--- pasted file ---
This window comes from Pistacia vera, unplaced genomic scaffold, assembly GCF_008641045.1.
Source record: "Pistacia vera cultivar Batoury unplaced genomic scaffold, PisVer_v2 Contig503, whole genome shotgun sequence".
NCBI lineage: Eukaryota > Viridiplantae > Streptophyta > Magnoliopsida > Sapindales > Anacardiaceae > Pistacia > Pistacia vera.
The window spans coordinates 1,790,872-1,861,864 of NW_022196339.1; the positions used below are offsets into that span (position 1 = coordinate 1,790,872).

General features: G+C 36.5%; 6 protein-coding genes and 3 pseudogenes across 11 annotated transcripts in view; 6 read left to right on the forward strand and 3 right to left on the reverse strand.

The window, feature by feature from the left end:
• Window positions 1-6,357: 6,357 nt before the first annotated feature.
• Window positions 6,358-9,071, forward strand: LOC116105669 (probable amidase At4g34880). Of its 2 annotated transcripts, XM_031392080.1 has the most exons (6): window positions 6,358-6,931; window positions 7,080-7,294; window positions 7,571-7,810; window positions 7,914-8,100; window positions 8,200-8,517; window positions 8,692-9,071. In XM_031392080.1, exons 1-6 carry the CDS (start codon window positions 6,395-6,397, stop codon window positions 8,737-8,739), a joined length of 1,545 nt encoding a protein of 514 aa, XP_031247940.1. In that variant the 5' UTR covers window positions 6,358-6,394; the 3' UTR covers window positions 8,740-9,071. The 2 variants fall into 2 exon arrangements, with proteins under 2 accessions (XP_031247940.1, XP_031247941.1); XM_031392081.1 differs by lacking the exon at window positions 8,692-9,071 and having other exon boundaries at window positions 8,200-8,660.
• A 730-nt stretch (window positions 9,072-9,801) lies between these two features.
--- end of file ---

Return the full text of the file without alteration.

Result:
This window comes from Pistacia vera, unplaced genomic scaffold, assembly GCF_008641045.1.
Source record: "Pistacia vera cultivar Batoury unplaced genomic scaffold, PisVer_v2 Contig503, whole genome shotgun sequence".
NCBI lineage: Eukaryota > Viridiplantae > Streptophyta > Magnoliopsida > Sapindales > Anacardiaceae > Pistacia > Pistacia vera.
The window spans coordinates 1,790,872-1,861,864 of NW_022196339.1; the positions used below are offsets into that span (position 1 = coordinate 1,790,872).

General features: G+C 36.5%; 6 protein-coding genes and 3 pseudogenes across 11 annotated transcripts in view; 6 read left to right on the forward strand and 3 right to left on the reverse strand.

The window, feature by feature from the left end:
• Window positions 1-6,357: 6,357 nt before the first annotated feature.
• Window positions 6,358-9,071, forward strand: LOC116105669 (probable amidase At4g34880). Of its 2 annotated transcripts, XM_031392080.1 has the most exons (6): window positions 6,358-6,931; window positions 7,080-7,294; window positions 7,571-7,810; window positions 7,914-8,100; window positions 8,200-8,517; window positions 8,692-9,071. In XM_031392080.1, exons 1-6 carry the CDS (start codon window positions 6,395-6,397, stop codon window positions 8,737-8,739), a joined length of 1,545 nt encoding a protein of 514 aa, XP_031247940.1. In that variant the 5' UTR covers window positions 6,358-6,394; the 3' UTR covers window positions 8,740-9,071. The 2 variants fall into 2 exon arrangements, with proteins under 2 accessions (XP_031247940.1, XP_031247941.1); XM_031392081.1 differs by lacking the exon at window positions 8,692-9,071 and having other exon boundaries at window positions 8,200-8,660.
• A 730-nt stretch (window positions 9,072-9,801) lies between these two features.